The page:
Vidas: Assistant pastor. Yeah. It might be that it will be like competition. A race, who will be louder? Who will win?
Ausra: But I hope it will help, you know, eventually.
Vidas: Yeah. I think the best thing to do is to keep a healthy perspective and to have a humor about it, a little bit. To laugh at the situation, not at the pastor, but at the situation. It's really like an anecdote, right, like a joke that it's very traditional and a lot of cases, a lot of parishes and congregations do that, sing too slow, Sandra. And it's annoying, but you can be quite funny about that, right? Not too frustrated I think. Keeping a healthy mind in that situation. Because it's not Sandra's fault, right?
Ausra: Sure. You know as an old saying says, "you cannot teach old dog new tricks", so that might be the case of that assistant pastor. I don't know. But let's be hopeful that even he can change.
Vidas: Of course, Sandra could play more organ music, right? Instead of just hymns.
Ausra: Well but still, there are, a few hymns appropriate to have in your service, you cannot avoid it, so. But you really need to ask him to do some solo work for you.
Vidas: Yeah, if his voice is so strong and he can sing in tune, hold the pitch, why not? Ask. Maybe he can even read music. I can suspect, because usually people who cannot read music, they are shy, and will not sing loud enough. Or not? What do you say?
Ausra: Not all of them. Not necessarily. You know some people are singing out of tune and we don't realize that they are singing out of tune, so it's a tricky question.
Vidas: So then Sandra could really approach the assistant pastor and talk to him. That would be number one thing.
Vidas: Very politely, very gently, or even better, record him for you, and let him listen to the recording? And ask if he likes his solo in the congregational singing, like this, right? Put a microphone someplace. Or a recorder in the middle of the church, or just from the organ balcony. Anywhere, right? The closer to the pastor, the better, actually.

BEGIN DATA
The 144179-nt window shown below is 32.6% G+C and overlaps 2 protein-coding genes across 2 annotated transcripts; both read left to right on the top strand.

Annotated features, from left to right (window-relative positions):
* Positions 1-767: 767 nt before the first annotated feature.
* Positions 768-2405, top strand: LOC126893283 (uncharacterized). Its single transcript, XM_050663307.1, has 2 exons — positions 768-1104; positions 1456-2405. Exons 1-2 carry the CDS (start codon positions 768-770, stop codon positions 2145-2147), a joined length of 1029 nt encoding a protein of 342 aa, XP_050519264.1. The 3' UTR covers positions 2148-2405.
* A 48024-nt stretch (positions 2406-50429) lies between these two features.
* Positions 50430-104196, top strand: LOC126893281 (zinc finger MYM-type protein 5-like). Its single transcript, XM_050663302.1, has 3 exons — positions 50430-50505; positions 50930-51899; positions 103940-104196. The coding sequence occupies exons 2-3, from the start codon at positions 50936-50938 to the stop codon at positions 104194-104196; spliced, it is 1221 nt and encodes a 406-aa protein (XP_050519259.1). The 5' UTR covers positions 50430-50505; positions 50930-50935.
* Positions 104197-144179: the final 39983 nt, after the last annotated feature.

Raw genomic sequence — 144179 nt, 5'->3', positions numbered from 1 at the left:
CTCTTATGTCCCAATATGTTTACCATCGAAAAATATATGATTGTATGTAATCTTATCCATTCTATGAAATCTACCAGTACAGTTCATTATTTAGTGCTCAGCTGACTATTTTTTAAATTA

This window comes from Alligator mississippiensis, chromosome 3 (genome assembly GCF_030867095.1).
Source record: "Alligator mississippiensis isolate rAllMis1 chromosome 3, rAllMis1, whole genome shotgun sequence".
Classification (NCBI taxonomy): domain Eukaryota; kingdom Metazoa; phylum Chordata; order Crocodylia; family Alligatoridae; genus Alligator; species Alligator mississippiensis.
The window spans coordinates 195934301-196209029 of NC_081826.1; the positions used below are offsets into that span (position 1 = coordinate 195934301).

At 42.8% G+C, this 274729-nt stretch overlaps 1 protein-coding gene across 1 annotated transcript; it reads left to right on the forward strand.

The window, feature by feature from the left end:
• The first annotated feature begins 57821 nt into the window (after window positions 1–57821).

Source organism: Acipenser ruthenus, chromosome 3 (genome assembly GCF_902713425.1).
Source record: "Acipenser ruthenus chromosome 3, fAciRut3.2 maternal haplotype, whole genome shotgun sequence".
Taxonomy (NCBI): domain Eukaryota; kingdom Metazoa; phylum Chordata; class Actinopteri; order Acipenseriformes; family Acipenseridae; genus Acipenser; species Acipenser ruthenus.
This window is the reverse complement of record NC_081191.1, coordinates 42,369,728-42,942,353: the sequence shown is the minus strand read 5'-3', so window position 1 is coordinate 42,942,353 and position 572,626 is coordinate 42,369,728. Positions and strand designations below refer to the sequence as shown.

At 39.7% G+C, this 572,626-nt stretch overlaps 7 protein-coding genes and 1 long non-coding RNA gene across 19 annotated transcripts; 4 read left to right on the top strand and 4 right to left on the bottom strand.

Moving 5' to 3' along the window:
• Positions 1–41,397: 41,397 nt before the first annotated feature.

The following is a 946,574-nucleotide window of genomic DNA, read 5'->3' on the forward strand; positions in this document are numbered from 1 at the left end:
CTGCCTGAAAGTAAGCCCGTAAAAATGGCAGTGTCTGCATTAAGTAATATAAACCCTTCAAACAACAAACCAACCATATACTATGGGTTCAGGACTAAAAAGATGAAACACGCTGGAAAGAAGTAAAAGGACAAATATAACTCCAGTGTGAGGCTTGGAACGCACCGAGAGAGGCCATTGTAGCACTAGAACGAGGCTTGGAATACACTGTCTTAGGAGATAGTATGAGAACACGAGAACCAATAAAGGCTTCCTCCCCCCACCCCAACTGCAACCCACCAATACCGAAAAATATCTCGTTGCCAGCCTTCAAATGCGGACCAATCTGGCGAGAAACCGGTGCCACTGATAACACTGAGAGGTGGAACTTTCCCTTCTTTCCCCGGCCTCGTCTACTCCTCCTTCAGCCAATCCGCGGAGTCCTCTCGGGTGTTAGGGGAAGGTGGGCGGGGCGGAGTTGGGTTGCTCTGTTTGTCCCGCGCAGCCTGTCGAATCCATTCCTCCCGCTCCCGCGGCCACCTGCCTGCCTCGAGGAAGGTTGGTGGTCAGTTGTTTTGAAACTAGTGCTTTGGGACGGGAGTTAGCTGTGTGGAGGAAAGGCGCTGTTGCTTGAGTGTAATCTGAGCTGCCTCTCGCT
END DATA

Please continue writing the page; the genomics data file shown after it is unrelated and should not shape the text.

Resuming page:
Vidas: Then, he might understand without Sandra's actually words what's happening.
Ausra: Or maybe not.
Vidas: Maybe not.
Ausra: It depends on how big his ego is.
Vidas: Oh yeah. Ego is sometimes as big as western hemisphere, for some people. So, Ausra, I’ve seen, when we came back from our birthday party yesterday, on the music rack on our organ, you had some great organ music collections. Even the organ music by Jehan Alain…
Vidas: Did you practice that yourself?
Ausra: Yes, I practiced myself.
Vidas: What kind of piece?
Ausra: The second fantasy.
Vidas: Second fantasy? Oh, yeah, you played this long time ago.
Vidas: Did you like it? Yesterday.
Ausra: Oh, very much, yes.
Vidas: Yes? Was it difficult for you to refresh this piece after, how many, ten years of not playing or eleven years?
Ausra: Actually, I think ten years.
Ausra: It actually was not.
Vidas: It wasn't?
Vidas: It wasn't. Wow. Hey guys listen, it's really, good news. When you, once you master something really well and play it in public a few times, right, then you can forget about it and do something else and master other pieces. And then come back in ten years and this piece, which you haven't touched for ten years, will not be like a new piece. Of course it will be not mastered enough, not ready for public performance tomorrow, but it will be quite familiar, right, Ausra?
Ausra: Yes, sure.
Vidas: Wonderful. So I think we can practice today also later on, after school. I have four graduation ceremonies to play at the church, and also a podcast conversation to record with the organist from, I think, Argentina.
So, wonderful, guys. I think Sandra's question will apply to a lot of congregations, to a lot of people, and I hope you will find it valuable too.
So, this was Vidas ...
Ausra: And Ausra.
Vidas: And remember, when you practice …
Ausra: Miracles happen.
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Drs. Vidas Pinkevicius and Ausra Motuzaite-Pinkeviciene
Organists of Vilnius University , creators of Secrets of Organ Playing.